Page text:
Progress M-63 approaching the ISS
|Mission type||ISS resupply|
|Spacecraft type||Progress-M 11F615A55|
|Start of mission|
|Launch date||5 February 2008, 13:02UTC|
|Launch site||Baikonur Site 1/5|
|End of mission|
|Decay date||7 April 2008, 12:36UTC|
|Docking with ISS|
|Docking date||7 February 2008, 14:38 UTC|
|Undocking date||7 April 2008, 08:49 UTC|
|Time docked||2 months|
Progress M-63, identified by NASA as Progress 28 or 28P, was a Progress spacecraft used to resupply the International Space Station. It was a Progress-M 11F615A55 spacecraft, with the serial number 363.
Progress M-63 was launched by a Soyuz-U carrier rocket from Site 1/5 at the Baikonur Cosmodrome. Launch occurred at 13:02 GMT on 5 February 2008. The spacecraft docked with the Pirs module at 14:38 GMT on 7 February. Pirs had been vacated by the departure of Progress M-62 which had undocked on 4 February. Progress M-63 successfully docked using the automated Kurs system, however cosmonaut Yuri Malenchenko was standing by to guide it in using the backup manual TORU system should it have been necessary. Progress M-63 remained docked for two months before undocking at 08:49 GMT on 7 April 2008. It was deorbited at 11:50 GMT on 7 April 2008. The spacecraft burned up in the atmosphere over the Pacific Ocean, with any remaining debris landing in the ocean at around 12:36 GMT.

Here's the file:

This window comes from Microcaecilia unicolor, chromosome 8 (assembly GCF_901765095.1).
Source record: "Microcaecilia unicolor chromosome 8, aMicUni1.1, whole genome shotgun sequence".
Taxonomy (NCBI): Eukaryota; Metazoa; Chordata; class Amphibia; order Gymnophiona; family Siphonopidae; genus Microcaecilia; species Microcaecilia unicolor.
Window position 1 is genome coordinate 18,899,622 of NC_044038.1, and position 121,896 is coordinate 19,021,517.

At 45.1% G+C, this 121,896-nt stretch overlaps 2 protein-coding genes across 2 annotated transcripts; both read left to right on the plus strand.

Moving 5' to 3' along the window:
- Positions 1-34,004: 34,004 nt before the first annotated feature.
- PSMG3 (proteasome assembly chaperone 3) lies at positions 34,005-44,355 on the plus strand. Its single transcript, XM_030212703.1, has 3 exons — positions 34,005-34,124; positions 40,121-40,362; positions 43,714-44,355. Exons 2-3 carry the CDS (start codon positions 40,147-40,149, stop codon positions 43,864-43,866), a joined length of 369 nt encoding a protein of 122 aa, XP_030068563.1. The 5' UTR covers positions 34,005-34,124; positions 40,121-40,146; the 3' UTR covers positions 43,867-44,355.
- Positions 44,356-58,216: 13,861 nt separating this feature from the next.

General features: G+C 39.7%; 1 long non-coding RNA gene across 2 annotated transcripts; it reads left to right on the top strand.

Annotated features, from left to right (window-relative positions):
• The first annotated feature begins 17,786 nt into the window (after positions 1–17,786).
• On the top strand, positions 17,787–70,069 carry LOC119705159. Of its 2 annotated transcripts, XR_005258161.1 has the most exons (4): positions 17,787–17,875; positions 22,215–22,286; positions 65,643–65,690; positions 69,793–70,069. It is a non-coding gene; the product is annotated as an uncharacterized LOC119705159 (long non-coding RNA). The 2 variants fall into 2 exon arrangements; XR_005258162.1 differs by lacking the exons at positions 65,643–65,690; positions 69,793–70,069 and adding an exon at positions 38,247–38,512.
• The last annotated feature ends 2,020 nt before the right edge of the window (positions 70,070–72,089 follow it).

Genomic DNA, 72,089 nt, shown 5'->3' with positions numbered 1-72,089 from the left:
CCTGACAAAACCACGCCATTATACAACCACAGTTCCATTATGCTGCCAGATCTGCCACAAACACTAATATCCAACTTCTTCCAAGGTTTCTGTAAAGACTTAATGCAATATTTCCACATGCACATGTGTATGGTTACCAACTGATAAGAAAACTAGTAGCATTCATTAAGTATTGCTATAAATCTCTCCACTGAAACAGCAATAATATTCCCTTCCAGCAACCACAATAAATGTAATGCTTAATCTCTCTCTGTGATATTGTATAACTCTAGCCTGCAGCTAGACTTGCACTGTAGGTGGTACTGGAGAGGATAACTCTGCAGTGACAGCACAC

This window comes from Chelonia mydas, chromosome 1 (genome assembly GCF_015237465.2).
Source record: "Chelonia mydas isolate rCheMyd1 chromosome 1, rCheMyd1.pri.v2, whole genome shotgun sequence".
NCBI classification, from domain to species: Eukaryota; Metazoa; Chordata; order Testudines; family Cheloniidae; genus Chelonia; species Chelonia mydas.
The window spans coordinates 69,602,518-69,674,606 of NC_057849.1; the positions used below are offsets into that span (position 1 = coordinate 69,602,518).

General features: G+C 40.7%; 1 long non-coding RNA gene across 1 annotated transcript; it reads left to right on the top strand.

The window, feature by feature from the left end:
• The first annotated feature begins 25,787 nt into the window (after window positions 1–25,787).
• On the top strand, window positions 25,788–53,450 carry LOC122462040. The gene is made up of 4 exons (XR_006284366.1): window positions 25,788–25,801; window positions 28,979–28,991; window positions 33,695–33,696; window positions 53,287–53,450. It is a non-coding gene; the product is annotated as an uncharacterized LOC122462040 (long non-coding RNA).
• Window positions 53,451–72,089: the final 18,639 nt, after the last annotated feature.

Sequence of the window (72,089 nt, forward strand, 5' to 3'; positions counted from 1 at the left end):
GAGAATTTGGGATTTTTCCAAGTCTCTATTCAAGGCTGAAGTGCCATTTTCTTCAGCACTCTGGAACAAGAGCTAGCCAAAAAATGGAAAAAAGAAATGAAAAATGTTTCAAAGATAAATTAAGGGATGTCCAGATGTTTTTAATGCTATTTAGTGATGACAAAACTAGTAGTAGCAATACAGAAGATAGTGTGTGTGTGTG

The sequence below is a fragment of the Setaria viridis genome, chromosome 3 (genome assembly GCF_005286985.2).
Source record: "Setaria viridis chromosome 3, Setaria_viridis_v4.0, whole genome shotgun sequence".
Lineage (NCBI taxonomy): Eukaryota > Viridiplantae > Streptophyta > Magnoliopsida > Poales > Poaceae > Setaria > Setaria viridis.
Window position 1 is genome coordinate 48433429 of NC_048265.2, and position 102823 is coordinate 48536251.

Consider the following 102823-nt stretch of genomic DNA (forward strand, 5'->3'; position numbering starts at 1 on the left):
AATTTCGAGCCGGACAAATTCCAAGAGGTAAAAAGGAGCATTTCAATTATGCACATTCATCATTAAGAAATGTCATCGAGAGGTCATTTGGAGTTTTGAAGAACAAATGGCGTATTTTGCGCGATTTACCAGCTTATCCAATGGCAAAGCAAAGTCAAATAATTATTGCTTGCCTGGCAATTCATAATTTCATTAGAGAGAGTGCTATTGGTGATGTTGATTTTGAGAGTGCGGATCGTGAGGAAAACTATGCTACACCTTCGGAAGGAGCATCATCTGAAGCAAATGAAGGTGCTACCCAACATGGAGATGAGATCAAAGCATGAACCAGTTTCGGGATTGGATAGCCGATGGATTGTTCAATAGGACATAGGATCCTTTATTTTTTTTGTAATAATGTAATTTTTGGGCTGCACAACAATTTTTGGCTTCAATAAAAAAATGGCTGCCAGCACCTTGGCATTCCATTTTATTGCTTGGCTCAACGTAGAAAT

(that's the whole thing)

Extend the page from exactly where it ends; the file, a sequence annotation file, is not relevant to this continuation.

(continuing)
Progress M-63 carried supplies to the International Space Station, including food, water and oxygen for the crew and equipment for conducting scientific research. Its cargo consisted of over 528.5 kilograms (1,165 lb) of propellant, 46 kilograms (101 lb) of oxygen and air, approximately 419.5 kilograms (925 lb) of water and 1,326.6 kilograms (2,925 lb) of dry cargo. The total mass of its cargo was 2,326 kilograms (5,128 lb).
- McDowell, Jonathan. "Launch Log". Jonathan's Space Page. Retrieved 2009-06-05.
- Wade, Mark. "Progress M". Encyclopedia Astronautica. Retrieved 2009-06-05.
- NASA: Progress 28
- Zak, Anatoly. "Progress cargo ship". RussianSpaceWeb. Retrieved 2009-06-05.
- McDowell, Jonathan. "Satellite Catalog". Jonathan's Space Page. Retrieved 2009-06-05.
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